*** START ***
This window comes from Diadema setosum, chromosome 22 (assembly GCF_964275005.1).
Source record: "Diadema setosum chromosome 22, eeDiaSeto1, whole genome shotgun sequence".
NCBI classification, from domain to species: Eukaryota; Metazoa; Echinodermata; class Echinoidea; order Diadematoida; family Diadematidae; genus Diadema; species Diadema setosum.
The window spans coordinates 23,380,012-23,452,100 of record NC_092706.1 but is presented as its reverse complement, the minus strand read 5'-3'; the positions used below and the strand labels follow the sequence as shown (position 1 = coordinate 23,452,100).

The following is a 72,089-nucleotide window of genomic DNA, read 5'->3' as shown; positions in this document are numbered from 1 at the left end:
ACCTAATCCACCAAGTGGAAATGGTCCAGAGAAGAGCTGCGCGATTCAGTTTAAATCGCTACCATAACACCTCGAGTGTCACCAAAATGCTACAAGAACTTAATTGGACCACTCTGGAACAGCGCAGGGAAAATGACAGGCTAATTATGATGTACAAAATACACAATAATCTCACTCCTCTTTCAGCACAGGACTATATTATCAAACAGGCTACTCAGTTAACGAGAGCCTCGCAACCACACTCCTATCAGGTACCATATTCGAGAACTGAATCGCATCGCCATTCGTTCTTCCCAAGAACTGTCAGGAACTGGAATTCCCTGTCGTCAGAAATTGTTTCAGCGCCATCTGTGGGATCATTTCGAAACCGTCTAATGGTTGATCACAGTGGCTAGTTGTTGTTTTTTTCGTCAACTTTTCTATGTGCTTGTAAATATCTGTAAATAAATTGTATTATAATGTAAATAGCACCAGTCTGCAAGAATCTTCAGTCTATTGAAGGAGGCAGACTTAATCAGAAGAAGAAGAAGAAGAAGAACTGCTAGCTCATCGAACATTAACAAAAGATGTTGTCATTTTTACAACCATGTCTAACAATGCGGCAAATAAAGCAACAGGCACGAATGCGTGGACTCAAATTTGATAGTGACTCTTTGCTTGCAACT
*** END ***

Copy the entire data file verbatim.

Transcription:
This window comes from Diadema setosum, chromosome 22 (assembly GCF_964275005.1).
Source record: "Diadema setosum chromosome 22, eeDiaSeto1, whole genome shotgun sequence".
NCBI classification, from domain to species: Eukaryota; Metazoa; Echinodermata; class Echinoidea; order Diadematoida; family Diadematidae; genus Diadema; species Diadema setosum.
The window spans coordinates 23,380,012-23,452,100 of record NC_092706.1 but is presented as its reverse complement, the minus strand read 5'-3'; the positions used below and the strand labels follow the sequence as shown (position 1 = coordinate 23,452,100).

The following is a 72,089-nucleotide window of genomic DNA, read 5'->3' as shown; positions in this document are numbered from 1 at the left end:
ACCTAATCCACCAAGTGGAAATGGTCCAGAGAAGAGCTGCGCGATTCAGTTTAAATCGCTACCATAACACCTCGAGTGTCACCAAAATGCTACAAGAACTTAATTGGACCACTCTGGAACAGCGCAGGGAAAATGACAGGCTAATTATGATGTACAAAATACACAATAATCTCACTCCTCTTTCAGCACAGGACTATATTATCAAACAGGCTACTCAGTTAACGAGAGCCTCGCAACCACACTCCTATCAGGTACCATATTCGAGAACTGAATCGCATCGCCATTCGTTCTTCCCAAGAACTGTCAGGAACTGGAATTCCCTGTCGTCAGAAATTGTTTCAGCGCCATCTGTGGGATCATTTCGAAACCGTCTAATGGTTGATCACAGTGGCTAGTTGTTGTTTTTTTCGTCAACTTTTCTATGTGCTTGTAAATATCTGTAAATAAATTGTATTATAATGTAAATAGCACCAGTCTGCAAGAATCTTCAGTCTATTGAAGGAGGCAGACTTAATCAGAAGAAGAAGAAGAAGAAGAACTGCTAGCTCATCGAACATTAACAAAAGATGTTGTCATTTTTACAACCATGTCTAACAATGCGGCAAATAAAGCAACAGGCACGAATGCGTGGACTCAAATTTGATAGTGACTCTTTGCTTGCAACT